In FIG. 3 an alternative embodiment of the cutting tool locator 40 is provided. The operation of this alternative embodiment is much the same as already described. Threads 46 provided on the upper ends allow for connection to a wireline 30 and a cutting tool 50 on its lower end. Formed onto the locator shoulder 42 is a ledge 42 a that provides a stopping action when the locator shoulder 42 contacts a detent 32. However, this alternative embodiment provides the additional function of selectivity in the event multiple detents 32 are formed onto the production string 20, but it is determined that the cutting tool locator 40 contact a single specific detent 32. For purposes of this disclosure, the specific detent 32 is the detent 32 upon which the locator shoulder 42 must rest in order to sever the production string 20 at the proper location. Generally the specific detent is the detent 32 just above the production string failure. As such, if the cutting tool locator 40 couples with the specific detent 32 the cutting tool 50 will then be positioned to sever the production string at the proper location so the damaged portion of the production string can be removed and replaced.

The selectivity function of this alternative embodiment is accomplished by retaining the locator shoulder 42 inward such that its outer diameter is less than the inner diameter of the detents 32. Included with the alternative embodiment is a frangible selector latch (not shown) that extends downward from the cutting tool locator 40 or cutting tool 50. When the locator shoulder 42 is proximate to the specific detent 32 the cutting tool locator 40 is raised upward within the wellbore 10 and the selector latch snags onto a profile within the pipe string and fractures per design. When the selector latch fractures it releases the retaining force that retains the locator shoulder 42 inward thus allowing the locator shoulder 42 outward into engaging contact with the specific detent 32. The concept of a selector latch is well known in the art and can be produced by one skilled in the art without undue experimentation.

After the selector latch is fractured the cutting tool locator 40 is then re-lowered back to the specific detent 32 so that the now released locator shoulder 42 can contact the specific detent 32, whereupon the cutting tool locator 40 rests on and is supported by the specific detent 32. When the cutting tool locator 40 is seated onto the specific detent 32 the cutting tool 50 can be activated to sever the production string 20 at exactly the desired location within the wellbore, for single or multiple cuts. Selective placement of the cutting tool locator 40 enables it to be positioned at the specific detent 32 and travel past detents 32 that are not associated with production string failures.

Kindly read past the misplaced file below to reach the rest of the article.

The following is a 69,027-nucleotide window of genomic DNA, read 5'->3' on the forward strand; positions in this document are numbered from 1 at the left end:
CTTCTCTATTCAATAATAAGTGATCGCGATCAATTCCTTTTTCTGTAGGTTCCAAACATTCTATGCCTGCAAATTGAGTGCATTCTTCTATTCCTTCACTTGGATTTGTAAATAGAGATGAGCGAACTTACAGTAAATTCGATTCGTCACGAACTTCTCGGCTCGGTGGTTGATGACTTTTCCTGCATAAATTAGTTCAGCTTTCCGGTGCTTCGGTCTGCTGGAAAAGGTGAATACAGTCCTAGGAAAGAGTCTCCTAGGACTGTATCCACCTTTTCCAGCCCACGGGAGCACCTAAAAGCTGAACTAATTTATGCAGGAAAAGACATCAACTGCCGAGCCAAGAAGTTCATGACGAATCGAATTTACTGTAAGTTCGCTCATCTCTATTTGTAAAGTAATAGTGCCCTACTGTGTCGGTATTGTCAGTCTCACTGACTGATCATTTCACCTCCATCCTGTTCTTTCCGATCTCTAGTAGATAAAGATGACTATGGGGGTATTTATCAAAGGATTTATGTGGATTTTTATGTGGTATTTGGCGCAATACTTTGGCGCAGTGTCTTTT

The present invention described herein, therefore, is well adapted to carry out the objects and attain the ends and advantages mentioned, as well as others inherent therein. While a presently preferred embodiment of the invention has been given for purposes of disclosure, numerous changes in the details of procedures for accomplishing the desired results. Such as, the wireline 30 can be comprised of a traditional wireline, a slickline, pipe conveyed, coiled tubing, or any other suitable manner of lowering and raising the cutting tool locator 40 with cutting tool 50 in and out of the wellbore 10. These and other similar modifications will readily suggest themselves to those skilled in the art, and are intended to be encompassed within the spirit of the present invention disclosed herein and the scope of the appended claims.

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Referenced by
Citing PatentFiling datePublication dateApplicantTitle
US7992645Apr 3, 2008Aug 9, 2011Packers Plus Energy Services Inc.Cut release sub and method
US8616293Nov 24, 2009Dec 31, 2013Michael C. RobertsonTool positioning and latching system
Classifications
U.S. Classification166/298
International ClassificationE21B23/02, E21B29/00, E21B47/09
Cooperative ClassificationE21B47/09, E21B23/02, E21B29/00
European ClassificationE21B23/02, E21B29/00, E21B47/09
Legal Events
DateCodeEventDescription
Oct 8, 2013FPExpired due to failure to pay maintenance fee
Effective date: 20130816
Aug 16, 2013LAPSLapse for failure to pay maintenance fees
Apr 1, 2013REMIMaintenance fee reminder mailed
Feb 20, 2009FPAYFee payment
Year of fee payment: 4
Feb 20, 2009SULPSurcharge for late payment
Nov 5, 2002ASAssignment
Owner name: BAKER HUGHES, INCORPORATED, TEXAS
Free format text: ASSIGNMENT OF ASSIGNORS INTEREST;ASSIGNORS:REESE, JAMES W.;CUNOIFF, DAVID;SCHEXNAYNER, WILFRED;REEL/FRAME:013469/0528;SIGNING DATES FROM 20020918 TO 20021018